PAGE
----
ADA Showdown: Dog-Fearing Cabbie vs. Blind Customer
A Connecticut cab driver who was fired after he refused to pick up a blind customer with a service dog is now suing under the Americans with Disabilities Act, claiming his own disability – fear of dogs – and saying his employers discriminated against him.
The lawsuit filed in federal court in Connecticut on September 11 against the Yellow Cab company and the Connecticut State Department of Transportation by Mansoor Ahmad and his father, another cabbie who was fired after complaining about the treatment of his son, admits Ahmad refused to pick up the passenger from the cab line at Bradley Airport.
A dispatcher yelled at Ahmad, who tried to explain that his phobia prevented him from taking the passenger and his dog, a German Shepherd, but she called him a “bloody Asian,” and forced him to move his cab to the back of the taxi line, according the complaint.
“I suffer from a medical condition called cynophobia. I have an internal fear of dogs,” Ahmad told NBC. He says a two-inch scar on his face was caused by a dog that chased him down when he was nine years old.
It seems clear that under the ADA cabbies cannot refuse to pick up customers with service dogs.
“Under the ADA, state and local governments, businesses, and nonprofit organizations that serve the public generally must allow service animals to accompany people with disabilities in all areas of the facility where the public is normally allowed to go,” according to a July 2011 US Department of Justice Civil Rights Division notice concerning service animals and the ADA.
“Allergies and fear of dogs are not valid reasons for denying access or refusing service to people using service animals,” the notice specifically points out.
But the case has raised questions about what happens in the case of dueling disabilities: Can an employee be fired for noncompliance with the ADA based on his own disability?
Ahmad first has to show that he in fact has a “disability,” but that shouldn’t be a problem, according to Daniel Schwartz, a lawyer with Pullman & Comley LLC in Hartford, Conn. “Under the ADA, the definition of a disability is much broader than what it was before,” says Schwartz. “Courts rarely get into whether someone has a ‘legitimate’ disability anymore [and instead] look at whether he is substantially limited in a major life activity.”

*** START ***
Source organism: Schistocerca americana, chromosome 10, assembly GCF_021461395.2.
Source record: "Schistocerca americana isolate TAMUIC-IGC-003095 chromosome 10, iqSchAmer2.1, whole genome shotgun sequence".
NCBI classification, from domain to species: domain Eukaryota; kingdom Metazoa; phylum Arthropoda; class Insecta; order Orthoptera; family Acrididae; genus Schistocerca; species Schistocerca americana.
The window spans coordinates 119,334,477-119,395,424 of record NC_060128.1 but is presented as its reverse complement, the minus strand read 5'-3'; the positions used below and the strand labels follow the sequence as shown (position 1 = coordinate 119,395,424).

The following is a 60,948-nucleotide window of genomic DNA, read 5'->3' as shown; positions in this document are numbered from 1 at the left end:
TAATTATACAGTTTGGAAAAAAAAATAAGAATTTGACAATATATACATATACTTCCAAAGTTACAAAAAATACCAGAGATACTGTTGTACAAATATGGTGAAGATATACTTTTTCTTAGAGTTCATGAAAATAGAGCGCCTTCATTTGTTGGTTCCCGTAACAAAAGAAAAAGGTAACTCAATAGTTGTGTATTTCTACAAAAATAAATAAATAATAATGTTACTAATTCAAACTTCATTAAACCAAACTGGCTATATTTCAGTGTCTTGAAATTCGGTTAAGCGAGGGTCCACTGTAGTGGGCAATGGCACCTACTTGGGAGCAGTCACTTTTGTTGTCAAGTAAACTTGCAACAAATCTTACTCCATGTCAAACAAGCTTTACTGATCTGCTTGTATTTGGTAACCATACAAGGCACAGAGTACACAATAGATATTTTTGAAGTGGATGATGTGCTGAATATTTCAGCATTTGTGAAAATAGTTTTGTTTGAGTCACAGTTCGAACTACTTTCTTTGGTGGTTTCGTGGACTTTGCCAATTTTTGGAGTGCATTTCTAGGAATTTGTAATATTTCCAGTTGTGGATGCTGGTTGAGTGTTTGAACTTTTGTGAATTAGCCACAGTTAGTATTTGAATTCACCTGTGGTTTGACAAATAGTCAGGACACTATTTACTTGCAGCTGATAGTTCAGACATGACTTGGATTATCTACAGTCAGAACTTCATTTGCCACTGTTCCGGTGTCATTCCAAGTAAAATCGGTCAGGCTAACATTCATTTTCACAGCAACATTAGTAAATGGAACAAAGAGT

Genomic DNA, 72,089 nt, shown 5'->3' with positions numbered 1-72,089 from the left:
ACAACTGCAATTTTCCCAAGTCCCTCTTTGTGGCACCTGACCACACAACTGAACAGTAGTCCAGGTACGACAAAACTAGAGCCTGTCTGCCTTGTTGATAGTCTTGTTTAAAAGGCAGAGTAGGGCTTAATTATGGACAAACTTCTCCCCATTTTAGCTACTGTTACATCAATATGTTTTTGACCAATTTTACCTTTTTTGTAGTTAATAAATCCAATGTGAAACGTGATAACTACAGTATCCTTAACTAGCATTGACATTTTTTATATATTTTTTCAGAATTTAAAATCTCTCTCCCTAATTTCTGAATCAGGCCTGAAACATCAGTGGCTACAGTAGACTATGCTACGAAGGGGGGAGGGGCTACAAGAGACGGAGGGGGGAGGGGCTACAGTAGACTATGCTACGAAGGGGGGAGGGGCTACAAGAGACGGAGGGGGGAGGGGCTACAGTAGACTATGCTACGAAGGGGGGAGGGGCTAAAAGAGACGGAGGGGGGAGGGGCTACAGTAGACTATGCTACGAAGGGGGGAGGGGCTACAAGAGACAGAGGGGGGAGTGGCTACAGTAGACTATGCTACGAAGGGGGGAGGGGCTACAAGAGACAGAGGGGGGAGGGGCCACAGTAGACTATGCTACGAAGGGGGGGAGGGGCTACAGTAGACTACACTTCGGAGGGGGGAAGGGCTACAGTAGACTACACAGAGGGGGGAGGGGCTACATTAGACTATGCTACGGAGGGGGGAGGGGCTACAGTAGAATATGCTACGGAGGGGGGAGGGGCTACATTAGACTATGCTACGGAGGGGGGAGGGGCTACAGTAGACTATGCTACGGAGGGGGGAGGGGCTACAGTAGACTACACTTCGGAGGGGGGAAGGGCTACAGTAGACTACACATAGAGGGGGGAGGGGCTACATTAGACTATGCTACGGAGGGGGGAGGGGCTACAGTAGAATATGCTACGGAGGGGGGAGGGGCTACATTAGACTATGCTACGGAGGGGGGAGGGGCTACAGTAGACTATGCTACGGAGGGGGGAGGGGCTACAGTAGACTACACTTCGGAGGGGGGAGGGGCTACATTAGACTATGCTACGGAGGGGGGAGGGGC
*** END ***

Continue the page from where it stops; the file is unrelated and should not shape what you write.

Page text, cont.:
“Anxiety disorders have typically been seen as being a disability,” he notes.
The case could come down to the “essential function” of Ahmad’s job, because his employer can legally fire him – at least under the ADA – if he can’t perform that function. Schwartz thinks one of the key issues in the case will be “whether following the law regarding public transportation (and not discriminating against blind customers) is an ‘essential’ function of being a cab driver.”
“The company would certainly argue that it is; after all, if you can’t follow the law, how can you get the job done?” he asks. “But the driver may say that other drivers can pick up the customer so how can it be ‘essential’? The driver has a tougher argument here.”
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The case could be important because it presents the rare situation in which two public policies must face off: “The public interest in making sure those who are blind have available transportation appears to be running up against the public interest in making sure those with disabilities are treated fairly in the workplace,” explains Schwartz.
“Which one should prevail here? That may be the question the court ultimately decides which could prove notable for other cases as well,” he says.
Do you think cabbies who legitimately fear dogs should be able to refuse to pick up customers with service dogs? Share your opinion below.